Potential Ways to Profit From the Target Data Breach

Every problem creates an opportunity. Instead of looking at all the negatives about Target’s data breach, figure out how you might be able to profit from this unfortunate event.

Jan 22, 2014 at 6:20PM

Prior to revealing how you might be able to profit from the Target (NYSE:TGT) data breach, let's first go over the most recent updates on this massive event that affected up to 30% of the U.S. population.

Approximately one week ago, IntelCrawler -- a software intelligence company -- named 17-year-old Sergey Tarasov as the person behind the data breach. Tarasov is expected to have played a role in the malware attack on Target, but the man behind the plot is now expected to be Rinat Shibaev, also known as "Ree4." As far as Tarasov goes, he is expected to have played the role of technical support, but he denies any involvement. He also claims not to have any connection to Shibaev. Both persons of interest are expected to be from an Eastern European country, which is widely believed to be Russia.

According to IntelCrawler CEO Andrew Komarov, the guilty party was selling the malware, named BlackPOS, for $2,000 or 50% of all intercepted credit cards. Komarov also stated that more breaches are possible at other retailers. Numerous reports indicate that as many as three to five other retailers might have been affected, but news about breaches at other companies has yet to become public information. Furthermore, Komarov believes that 40 versions of BlackPOS have been sold since March 2013, and that any attempts by retailers to improve security might be met with manipulation of mutated malware to combat this. For the record, Target is spending $5 million on improving its digital security.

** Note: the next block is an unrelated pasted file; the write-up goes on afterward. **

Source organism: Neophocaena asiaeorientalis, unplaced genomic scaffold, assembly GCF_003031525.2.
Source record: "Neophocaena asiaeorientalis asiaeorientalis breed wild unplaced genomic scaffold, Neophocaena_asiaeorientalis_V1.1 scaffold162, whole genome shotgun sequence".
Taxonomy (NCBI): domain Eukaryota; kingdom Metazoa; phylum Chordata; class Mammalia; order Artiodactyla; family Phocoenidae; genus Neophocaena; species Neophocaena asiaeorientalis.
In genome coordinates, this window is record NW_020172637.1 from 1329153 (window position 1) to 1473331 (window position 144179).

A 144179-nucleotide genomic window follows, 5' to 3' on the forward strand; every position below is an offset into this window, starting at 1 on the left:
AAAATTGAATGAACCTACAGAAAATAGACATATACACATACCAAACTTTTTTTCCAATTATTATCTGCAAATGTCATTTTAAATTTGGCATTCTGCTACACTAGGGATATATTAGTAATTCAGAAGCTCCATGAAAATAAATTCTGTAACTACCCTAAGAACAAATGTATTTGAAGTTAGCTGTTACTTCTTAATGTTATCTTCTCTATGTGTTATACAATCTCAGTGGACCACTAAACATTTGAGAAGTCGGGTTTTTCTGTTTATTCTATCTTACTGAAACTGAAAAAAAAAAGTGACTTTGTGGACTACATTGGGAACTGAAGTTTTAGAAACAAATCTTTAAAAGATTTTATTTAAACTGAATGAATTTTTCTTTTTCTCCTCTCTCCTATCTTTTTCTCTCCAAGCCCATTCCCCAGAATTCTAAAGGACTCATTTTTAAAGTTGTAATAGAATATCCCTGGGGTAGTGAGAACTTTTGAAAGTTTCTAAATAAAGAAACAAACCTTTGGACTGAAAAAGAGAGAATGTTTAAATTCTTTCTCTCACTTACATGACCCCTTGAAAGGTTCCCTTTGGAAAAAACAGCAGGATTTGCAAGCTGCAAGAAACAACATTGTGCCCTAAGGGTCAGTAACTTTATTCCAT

All of this is somewhat depressing for American consumers. If not depressing, it's at least a nuisance. If three to five other retailers have been affected aside from Target and Neiman Marcus, then consumers are going to hesitate to use their debit cards as much as they have in the past. Based on all the widespread reports about the dangers of using a debit card that have hit the Internet since the Target data breach, it's a near guarantee that debit card usage will decline. Once reports come out about other retailers affected by the breach, they are only going to add fuel to the fire.

Believe it or not, there is good news. You will likely have a good opportunity to profit from the current and upcoming decline in debit card usage, which I believe will be a sustainable trend until much safer debit cards are issued.

Who will benefit?
If you've read my work before, then you already know that I believe Target's data breach will lead to market-share gains for Wal-Mart and Amazon.com. However, this is a short-to-medium-term trend, and the following information doesn't pertain to these market-share shifts.

If debit card usage is on the decline due to widespread fear, then consumers are either going to use cash or their credit cards. While many people will switch back to cash, this is like moving backward, and people aren't necessarily safer carrying cash around than they are using debit cards. With a credit card, on the other hand, you are only responsible for fraudulent purchases of up to $50. When you use a debit card, you could be held responsible for fraudulent purchases of up to $500, and sometimes even more. This depends on how quickly you report the fraudulent charge.